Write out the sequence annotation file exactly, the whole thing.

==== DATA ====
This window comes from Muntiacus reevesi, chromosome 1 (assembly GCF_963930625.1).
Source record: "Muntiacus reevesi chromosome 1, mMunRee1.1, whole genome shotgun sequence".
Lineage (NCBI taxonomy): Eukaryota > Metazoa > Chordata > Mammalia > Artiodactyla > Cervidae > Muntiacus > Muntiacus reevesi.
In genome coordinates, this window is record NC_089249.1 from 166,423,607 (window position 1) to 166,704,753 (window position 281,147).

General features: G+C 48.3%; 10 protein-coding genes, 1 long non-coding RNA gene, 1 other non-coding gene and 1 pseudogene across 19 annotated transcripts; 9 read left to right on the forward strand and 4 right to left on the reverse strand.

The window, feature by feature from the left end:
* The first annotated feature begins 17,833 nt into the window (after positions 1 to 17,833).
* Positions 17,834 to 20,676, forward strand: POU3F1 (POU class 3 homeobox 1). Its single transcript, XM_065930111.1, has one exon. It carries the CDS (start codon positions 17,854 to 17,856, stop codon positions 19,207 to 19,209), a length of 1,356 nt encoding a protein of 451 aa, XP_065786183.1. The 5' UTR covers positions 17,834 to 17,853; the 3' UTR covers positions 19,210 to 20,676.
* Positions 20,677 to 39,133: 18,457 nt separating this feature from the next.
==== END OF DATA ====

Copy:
This window comes from Muntiacus reevesi, chromosome 1 (assembly GCF_963930625.1).
Source record: "Muntiacus reevesi chromosome 1, mMunRee1.1, whole genome shotgun sequence".
Lineage (NCBI taxonomy): Eukaryota > Metazoa > Chordata > Mammalia > Artiodactyla > Cervidae > Muntiacus > Muntiacus reevesi.
In genome coordinates, this window is record NC_089249.1 from 166,423,607 (window position 1) to 166,704,753 (window position 281,147).

General features: G+C 48.3%; 10 protein-coding genes, 1 long non-coding RNA gene, 1 other non-coding gene and 1 pseudogene across 19 annotated transcripts; 9 read left to right on the forward strand and 4 right to left on the reverse strand.

The window, feature by feature from the left end:
* The first annotated feature begins 17,833 nt into the window (after positions 1 to 17,833).
* Positions 17,834 to 20,676, forward strand: POU3F1 (POU class 3 homeobox 1). Its single transcript, XM_065930111.1, has one exon. It carries the CDS (start codon positions 17,854 to 17,856, stop codon positions 19,207 to 19,209), a length of 1,356 nt encoding a protein of 451 aa, XP_065786183.1. The 5' UTR covers positions 17,834 to 17,853; the 3' UTR covers positions 19,210 to 20,676.
* Positions 20,677 to 39,133: 18,457 nt separating this feature from the next.